don’t make the same mistakes.
Too many enthusiasts build more engine than a car can safely handle. When we infuse big-block
displacement power into a lightweight Mustang, Falcon, or Fairlane, we’re not thinking about the
engine and vehicle as a package. Most of us get it backwards. We build a powerful engine, then we
wonder how to manage all that power safely. It is better to build the car first, then the engine,
because too much power in an unprepared platform can get you maimed or killed. A well-thought-
out platform will have good brakes, a handling package, traction enhancement, the right tires and
wheels, a rear axle that can take the punishment, and a mature driver who understands all of this.

The goal of this book is to teach you how to build a reliable, affordable engine that will make the
power you need. No matter the formula,  one basic principle is constant: Performance level is tied
directly to budget. The greater the budget and know-how, the faster you will go.
You are not going to make a  600-horsepower small block for $2,500. However, you can build a
healthy 350-horsepower small block for approximately $2,500 to $3,000 that will serve you reliably.
Keep your expectations and planning realistic. Then go work your plan with perseverance.
PLANNING YOUR BUILD
Before you even start to plan, you must decide what you can reasonably spend on your build.
Believe it or not, if you do your homework and learn how to do much of the work yourself, you can
get into a fresh engine for approximately $2,500. Even if you have never done it before, building an
engine is not difficult if you pay close attention to detail. Engine assembly is costly if you farm it out.
Machine work is also expensive, but most of us don’t have the necessary equipment or the know-
how to do it ourselves. Engine assembly boils down to having the right tools and a super clean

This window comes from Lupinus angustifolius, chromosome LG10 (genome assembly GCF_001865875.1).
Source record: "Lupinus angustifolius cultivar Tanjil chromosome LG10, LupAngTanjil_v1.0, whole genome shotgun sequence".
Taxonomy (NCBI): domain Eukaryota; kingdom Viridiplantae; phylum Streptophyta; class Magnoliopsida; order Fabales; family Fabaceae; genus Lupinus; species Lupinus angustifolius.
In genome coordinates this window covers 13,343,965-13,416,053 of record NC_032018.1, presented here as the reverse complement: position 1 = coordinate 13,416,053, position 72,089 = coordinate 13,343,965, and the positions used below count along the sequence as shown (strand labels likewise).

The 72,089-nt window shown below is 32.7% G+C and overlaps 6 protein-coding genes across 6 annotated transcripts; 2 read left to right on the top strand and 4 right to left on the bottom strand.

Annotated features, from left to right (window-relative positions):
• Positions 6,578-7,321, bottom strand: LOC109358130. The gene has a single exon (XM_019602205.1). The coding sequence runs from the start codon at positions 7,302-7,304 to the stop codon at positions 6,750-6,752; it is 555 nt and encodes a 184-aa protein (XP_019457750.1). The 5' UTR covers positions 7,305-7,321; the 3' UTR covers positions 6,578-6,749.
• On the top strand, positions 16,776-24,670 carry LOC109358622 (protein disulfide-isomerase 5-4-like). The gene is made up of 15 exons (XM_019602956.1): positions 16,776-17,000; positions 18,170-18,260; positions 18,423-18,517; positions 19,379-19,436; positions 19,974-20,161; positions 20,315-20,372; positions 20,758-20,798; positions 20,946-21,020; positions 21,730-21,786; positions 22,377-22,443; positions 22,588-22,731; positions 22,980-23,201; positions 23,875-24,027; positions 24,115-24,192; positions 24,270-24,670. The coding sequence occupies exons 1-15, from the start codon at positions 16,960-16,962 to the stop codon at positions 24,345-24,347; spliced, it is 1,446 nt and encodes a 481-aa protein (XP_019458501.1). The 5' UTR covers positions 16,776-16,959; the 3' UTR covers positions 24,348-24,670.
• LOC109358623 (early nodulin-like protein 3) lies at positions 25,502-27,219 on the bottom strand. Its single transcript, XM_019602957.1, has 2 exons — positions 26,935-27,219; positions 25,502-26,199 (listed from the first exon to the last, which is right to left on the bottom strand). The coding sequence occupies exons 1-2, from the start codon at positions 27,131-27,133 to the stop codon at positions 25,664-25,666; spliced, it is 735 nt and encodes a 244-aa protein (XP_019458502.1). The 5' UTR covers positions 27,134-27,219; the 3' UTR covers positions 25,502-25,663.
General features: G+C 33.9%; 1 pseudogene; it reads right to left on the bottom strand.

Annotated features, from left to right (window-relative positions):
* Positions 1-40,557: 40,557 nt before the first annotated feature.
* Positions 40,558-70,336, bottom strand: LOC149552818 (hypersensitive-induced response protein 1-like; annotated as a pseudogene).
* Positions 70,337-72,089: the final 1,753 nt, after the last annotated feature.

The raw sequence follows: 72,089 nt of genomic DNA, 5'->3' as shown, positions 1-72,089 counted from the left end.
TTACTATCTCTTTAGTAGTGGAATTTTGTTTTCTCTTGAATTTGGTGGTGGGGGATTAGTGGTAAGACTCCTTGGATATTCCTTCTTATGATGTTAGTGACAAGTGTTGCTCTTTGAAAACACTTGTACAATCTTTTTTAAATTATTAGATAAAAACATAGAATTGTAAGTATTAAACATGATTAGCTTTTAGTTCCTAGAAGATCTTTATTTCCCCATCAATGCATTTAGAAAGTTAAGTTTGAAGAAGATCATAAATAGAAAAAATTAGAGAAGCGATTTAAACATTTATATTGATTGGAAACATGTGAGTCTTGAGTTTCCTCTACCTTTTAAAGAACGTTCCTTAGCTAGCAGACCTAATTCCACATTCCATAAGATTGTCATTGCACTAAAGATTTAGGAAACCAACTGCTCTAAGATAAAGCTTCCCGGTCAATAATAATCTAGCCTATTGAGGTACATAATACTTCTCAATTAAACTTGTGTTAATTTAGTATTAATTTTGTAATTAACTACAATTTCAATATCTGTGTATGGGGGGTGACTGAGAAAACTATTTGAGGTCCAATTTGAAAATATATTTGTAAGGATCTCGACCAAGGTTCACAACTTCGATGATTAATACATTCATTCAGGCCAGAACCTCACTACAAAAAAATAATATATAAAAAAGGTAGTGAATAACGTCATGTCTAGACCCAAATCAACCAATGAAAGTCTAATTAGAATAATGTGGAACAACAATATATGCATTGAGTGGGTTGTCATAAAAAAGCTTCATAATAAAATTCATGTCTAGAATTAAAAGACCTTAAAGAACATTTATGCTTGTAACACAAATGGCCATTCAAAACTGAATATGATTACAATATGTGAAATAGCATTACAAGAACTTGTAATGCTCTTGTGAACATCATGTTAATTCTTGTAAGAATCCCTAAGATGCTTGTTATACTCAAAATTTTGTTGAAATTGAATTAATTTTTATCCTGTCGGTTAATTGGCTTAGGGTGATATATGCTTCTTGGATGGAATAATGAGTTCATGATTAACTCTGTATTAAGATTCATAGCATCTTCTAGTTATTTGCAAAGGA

shop environment. Certain tools, like the torque wrench, piston ring compressor, micrometer, and
dial indicator, can be rented locally. You will only need these items for a weekend, which makes
them affordable.
TOOLS OF THE TRADE
When you’re new to the world of engines, it is easy to get carried away in the tool department. After
all, we need all those things to get the job done, right? That first trip to Sears is often like a first trip
to the speed shop. You lay down the credit card and come home with a wealth of goodies, but they
don’t always apply to building an effective engine.

We suggest Sears Craftsman tools because they have a lifetime warranty, great reputation, and
there’s a Sears store in nearly every area of the world. The Craftsman warranty is written with no
nonsense and no fine print. Bust a socket and Sears will replace it with no questions asked. Strip
out a ratchet and Sears will hand you a new one or rebuild your old one. Sears Craftsman tools are
the best tool value going. The next best tool value is Husky in the “bang for the buck” department.
You can find Husky tools at many home improvement or hardware stores for even less than
Craftsman, yet with the same no nonsense lifetime warranty.

Our Beginner’s Tool Shopping List is intended to get you started and will last you the rest of your
life with care. It is even something you can pass along because, with proper care, it will last several
lifetimes. Most of us buy socket sets, but we forget to go for the deep-well sockets, which you will